Calgary and Denver: Part 1

The Plan

In the Summer of 2003 we flew across the country from Boise to Boston and it was such a wonderful experience that we decided to try to make an extended flying trip at least once per year. For our 2004 trip we wanted to go back to Calgary and visit Banff National Park again (we previously flew ourselves to Calgary in 1999). Phil also wanted to attend the Mooney Mountain Flying course in Denver. Flying from Boise to Calgary to Denver and back seemed just right for this year’s big trip.

Entire Route — the blue line is our actual track from Boise to Calgary to Denver and back


Last time we flew to Calgary, we went VFR and it was a piece of cake. This time we decided to go IFR just for a change of pace, and because we consistently found it is easier to fly in unfamiliar busy airspace while IFR. That turned out to be a good plan since we had to fly an ILS approach to land in Calgary (details in the next part).

We reserved a hotel in Banff for 2 nights to give us a little time to hike around Banff National Park.


After an early morning start out of Calgary. We made an enroute stop at Great Falls, MT to clear customs and stretch our legs before flying to the Jeffco airport in Denver.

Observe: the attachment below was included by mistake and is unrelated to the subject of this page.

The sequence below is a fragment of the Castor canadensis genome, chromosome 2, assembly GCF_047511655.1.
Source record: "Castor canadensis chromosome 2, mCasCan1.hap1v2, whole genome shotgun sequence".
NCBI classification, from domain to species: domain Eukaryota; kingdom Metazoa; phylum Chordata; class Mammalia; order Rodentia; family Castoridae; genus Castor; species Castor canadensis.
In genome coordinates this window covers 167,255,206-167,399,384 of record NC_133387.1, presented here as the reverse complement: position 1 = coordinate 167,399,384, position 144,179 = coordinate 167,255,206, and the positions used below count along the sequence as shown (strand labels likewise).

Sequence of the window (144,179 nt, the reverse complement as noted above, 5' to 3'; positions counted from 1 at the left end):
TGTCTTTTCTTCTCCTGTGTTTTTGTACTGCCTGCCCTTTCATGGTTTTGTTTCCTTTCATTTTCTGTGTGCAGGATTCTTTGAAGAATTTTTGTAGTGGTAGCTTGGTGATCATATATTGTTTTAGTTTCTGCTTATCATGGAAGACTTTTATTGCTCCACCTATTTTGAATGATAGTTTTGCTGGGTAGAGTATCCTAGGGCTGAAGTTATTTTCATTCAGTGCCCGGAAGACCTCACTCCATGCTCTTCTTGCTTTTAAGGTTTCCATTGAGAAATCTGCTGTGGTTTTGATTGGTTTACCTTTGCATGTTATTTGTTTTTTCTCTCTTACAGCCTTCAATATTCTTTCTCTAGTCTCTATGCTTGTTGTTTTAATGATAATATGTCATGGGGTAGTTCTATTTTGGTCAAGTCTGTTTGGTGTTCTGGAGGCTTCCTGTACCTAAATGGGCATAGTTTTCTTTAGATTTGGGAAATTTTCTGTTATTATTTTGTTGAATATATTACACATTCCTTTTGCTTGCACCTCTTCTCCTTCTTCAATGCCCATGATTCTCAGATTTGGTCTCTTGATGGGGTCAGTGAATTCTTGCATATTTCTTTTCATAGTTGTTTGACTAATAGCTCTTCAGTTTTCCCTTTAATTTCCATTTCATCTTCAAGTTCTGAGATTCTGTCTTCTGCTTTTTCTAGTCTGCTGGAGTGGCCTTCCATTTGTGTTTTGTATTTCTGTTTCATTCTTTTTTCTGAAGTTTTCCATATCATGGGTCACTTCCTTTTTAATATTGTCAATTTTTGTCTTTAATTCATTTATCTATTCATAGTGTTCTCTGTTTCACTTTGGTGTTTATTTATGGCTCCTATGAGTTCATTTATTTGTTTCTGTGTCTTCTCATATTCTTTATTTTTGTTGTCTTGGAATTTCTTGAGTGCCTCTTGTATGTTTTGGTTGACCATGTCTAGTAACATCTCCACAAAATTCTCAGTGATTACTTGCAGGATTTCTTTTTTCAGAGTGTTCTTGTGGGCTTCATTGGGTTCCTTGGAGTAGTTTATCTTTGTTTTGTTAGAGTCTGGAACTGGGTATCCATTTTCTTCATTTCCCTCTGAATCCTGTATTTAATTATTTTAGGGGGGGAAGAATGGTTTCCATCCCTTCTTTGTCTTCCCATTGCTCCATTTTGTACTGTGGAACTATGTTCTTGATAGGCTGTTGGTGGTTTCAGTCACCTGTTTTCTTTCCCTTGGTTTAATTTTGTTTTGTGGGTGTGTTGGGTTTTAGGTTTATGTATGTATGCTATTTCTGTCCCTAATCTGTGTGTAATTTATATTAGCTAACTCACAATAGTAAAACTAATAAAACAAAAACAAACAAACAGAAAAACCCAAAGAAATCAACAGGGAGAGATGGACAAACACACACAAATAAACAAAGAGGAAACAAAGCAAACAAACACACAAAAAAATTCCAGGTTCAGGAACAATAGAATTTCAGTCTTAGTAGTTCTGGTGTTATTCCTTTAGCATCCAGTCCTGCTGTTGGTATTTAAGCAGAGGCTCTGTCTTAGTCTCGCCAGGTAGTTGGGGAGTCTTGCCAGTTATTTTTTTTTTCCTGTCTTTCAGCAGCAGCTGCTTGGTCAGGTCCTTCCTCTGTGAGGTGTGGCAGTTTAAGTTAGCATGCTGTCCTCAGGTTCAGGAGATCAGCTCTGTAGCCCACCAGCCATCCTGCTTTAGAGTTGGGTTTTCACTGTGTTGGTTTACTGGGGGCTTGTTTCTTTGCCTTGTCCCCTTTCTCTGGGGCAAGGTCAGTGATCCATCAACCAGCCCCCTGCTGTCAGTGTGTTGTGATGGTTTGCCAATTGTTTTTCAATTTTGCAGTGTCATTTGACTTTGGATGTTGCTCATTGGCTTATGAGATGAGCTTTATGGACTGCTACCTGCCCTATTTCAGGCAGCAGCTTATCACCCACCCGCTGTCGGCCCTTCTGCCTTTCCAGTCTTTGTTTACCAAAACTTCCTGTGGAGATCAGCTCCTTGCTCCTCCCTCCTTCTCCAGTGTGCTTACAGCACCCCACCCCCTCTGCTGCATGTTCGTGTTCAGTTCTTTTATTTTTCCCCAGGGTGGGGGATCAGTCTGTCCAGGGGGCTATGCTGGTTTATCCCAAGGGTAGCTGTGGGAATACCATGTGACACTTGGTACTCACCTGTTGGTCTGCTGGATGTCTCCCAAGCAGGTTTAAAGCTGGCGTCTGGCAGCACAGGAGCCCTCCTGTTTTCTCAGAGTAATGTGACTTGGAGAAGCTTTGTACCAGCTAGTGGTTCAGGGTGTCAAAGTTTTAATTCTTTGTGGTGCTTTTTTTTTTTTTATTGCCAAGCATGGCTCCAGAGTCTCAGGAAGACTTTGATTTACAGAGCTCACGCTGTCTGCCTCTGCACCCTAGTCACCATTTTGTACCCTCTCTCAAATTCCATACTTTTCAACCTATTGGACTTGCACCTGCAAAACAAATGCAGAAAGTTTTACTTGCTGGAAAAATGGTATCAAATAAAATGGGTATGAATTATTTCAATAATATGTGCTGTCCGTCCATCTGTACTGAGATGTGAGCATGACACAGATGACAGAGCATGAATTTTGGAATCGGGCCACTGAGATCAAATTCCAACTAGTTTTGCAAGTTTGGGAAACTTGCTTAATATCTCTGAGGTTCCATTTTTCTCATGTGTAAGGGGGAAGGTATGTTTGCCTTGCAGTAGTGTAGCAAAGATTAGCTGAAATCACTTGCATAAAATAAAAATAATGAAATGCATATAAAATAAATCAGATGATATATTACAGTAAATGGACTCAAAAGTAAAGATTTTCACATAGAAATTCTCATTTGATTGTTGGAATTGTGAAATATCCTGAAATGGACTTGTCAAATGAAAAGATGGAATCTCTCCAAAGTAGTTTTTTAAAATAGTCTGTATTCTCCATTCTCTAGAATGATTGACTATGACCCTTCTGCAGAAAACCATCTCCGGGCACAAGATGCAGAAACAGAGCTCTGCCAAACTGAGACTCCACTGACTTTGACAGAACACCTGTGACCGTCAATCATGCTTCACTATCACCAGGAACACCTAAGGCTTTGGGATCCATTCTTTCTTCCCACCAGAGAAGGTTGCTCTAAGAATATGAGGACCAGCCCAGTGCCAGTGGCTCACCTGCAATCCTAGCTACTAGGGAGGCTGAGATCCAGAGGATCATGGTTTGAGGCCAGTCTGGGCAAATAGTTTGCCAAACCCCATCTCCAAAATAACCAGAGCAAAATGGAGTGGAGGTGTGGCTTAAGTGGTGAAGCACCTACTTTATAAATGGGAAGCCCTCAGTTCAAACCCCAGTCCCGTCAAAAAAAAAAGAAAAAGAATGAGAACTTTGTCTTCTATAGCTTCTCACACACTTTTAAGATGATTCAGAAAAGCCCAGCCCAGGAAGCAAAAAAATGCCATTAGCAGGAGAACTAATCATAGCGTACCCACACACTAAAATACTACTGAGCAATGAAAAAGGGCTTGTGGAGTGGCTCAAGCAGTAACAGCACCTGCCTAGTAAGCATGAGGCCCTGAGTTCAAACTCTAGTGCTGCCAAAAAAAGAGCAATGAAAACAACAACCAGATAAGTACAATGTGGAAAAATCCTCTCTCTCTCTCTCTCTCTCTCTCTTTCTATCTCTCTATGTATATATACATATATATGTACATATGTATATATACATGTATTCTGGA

Mountain Flying

The Mooney Aircraft Pilots Association Safety Foundation (now that’s a long name!) conducted a mountain flying course in Denver. It was a great course, I learned a lot and had fun flying around the Rockies too.

Back Home

Before we knew it our week was up and it was time to fly back home. We’ll probably continue our tradition of doing at least one big trip like this each year.

Trip Statistics

Route Time (hours) Dist (NM) Avg Speed (KTS)
Day 1 Boise, ID – Calgary, AB 3.9 544 139
Day 2 Calgary, AB – Great Falls, MT 1.6 258 161
Great Falls, MT – Denver, CO 3.8 574 151
Day 3 Denver, CO – Boise, ID 4.0 574 144
Trip Total 13.3 1,950 149

The times listed are the number of hours recorded by the GPS, which starts and stops timing when the groundspeed goes above/below 30 knots.

The speeds above are simply the distance divided by the time to get the average speed of the leg.

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